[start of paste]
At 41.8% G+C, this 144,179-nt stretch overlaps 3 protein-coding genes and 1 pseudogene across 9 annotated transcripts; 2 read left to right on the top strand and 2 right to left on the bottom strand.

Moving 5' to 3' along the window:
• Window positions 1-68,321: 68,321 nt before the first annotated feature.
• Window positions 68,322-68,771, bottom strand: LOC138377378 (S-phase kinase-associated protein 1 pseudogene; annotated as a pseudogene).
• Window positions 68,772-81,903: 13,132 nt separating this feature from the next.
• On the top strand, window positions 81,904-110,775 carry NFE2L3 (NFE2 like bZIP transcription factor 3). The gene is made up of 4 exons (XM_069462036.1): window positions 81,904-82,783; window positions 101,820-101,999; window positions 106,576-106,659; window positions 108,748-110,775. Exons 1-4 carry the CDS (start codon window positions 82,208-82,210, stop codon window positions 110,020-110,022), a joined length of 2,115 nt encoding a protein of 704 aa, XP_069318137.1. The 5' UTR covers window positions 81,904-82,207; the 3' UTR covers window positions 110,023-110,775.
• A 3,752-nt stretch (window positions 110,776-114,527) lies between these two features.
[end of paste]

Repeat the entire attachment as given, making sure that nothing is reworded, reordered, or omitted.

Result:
At 41.8% G+C, this 144,179-nt stretch overlaps 3 protein-coding genes and 1 pseudogene across 9 annotated transcripts; 2 read left to right on the top strand and 2 right to left on the bottom strand.

Moving 5' to 3' along the window:
• Window positions 1-68,321: 68,321 nt before the first annotated feature.
• Window positions 68,322-68,771, bottom strand: LOC138377378 (S-phase kinase-associated protein 1 pseudogene; annotated as a pseudogene).
• Window positions 68,772-81,903: 13,132 nt separating this feature from the next.
• On the top strand, window positions 81,904-110,775 carry NFE2L3 (NFE2 like bZIP transcription factor 3). The gene is made up of 4 exons (XM_069462036.1): window positions 81,904-82,783; window positions 101,820-101,999; window positions 106,576-106,659; window positions 108,748-110,775. Exons 1-4 carry the CDS (start codon window positions 82,208-82,210, stop codon window positions 110,020-110,022), a joined length of 2,115 nt encoding a protein of 704 aa, XP_069318137.1. The 5' UTR covers window positions 81,904-82,207; the 3' UTR covers window positions 110,023-110,775.
• A 3,752-nt stretch (window positions 110,776-114,527) lies between these two features.